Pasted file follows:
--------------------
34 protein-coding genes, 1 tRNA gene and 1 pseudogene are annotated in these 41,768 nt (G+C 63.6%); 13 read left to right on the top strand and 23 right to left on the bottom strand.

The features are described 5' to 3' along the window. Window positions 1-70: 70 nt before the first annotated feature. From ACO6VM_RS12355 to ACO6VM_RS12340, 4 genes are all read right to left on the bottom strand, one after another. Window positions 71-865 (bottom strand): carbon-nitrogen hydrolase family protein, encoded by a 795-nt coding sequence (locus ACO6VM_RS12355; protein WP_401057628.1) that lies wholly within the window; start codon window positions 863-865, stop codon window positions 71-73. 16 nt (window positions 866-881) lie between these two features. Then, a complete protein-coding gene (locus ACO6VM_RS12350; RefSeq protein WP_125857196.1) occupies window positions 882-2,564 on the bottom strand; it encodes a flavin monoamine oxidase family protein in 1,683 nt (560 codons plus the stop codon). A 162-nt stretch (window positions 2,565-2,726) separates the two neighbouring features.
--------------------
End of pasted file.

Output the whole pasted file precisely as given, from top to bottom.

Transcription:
34 protein-coding genes, 1 tRNA gene and 1 pseudogene are annotated in these 41,768 nt (G+C 63.6%); 13 read left to right on the top strand and 23 right to left on the bottom strand.

The features are described 5' to 3' along the window. Window positions 1-70: 70 nt before the first annotated feature. From ACO6VM_RS12355 to ACO6VM_RS12340, 4 genes are all read right to left on the bottom strand, one after another. Window positions 71-865 (bottom strand): carbon-nitrogen hydrolase family protein, encoded by a 795-nt coding sequence (locus ACO6VM_RS12355; protein WP_401057628.1) that lies wholly within the window; start codon window positions 863-865, stop codon window positions 71-73. 16 nt (window positions 866-881) lie between these two features. Then, a complete protein-coding gene (locus ACO6VM_RS12350; RefSeq protein WP_125857196.1) occupies window positions 882-2,564 on the bottom strand; it encodes a flavin monoamine oxidase family protein in 1,683 nt (560 codons plus the stop codon). A 162-nt stretch (window positions 2,565-2,726) separates the two neighbouring features.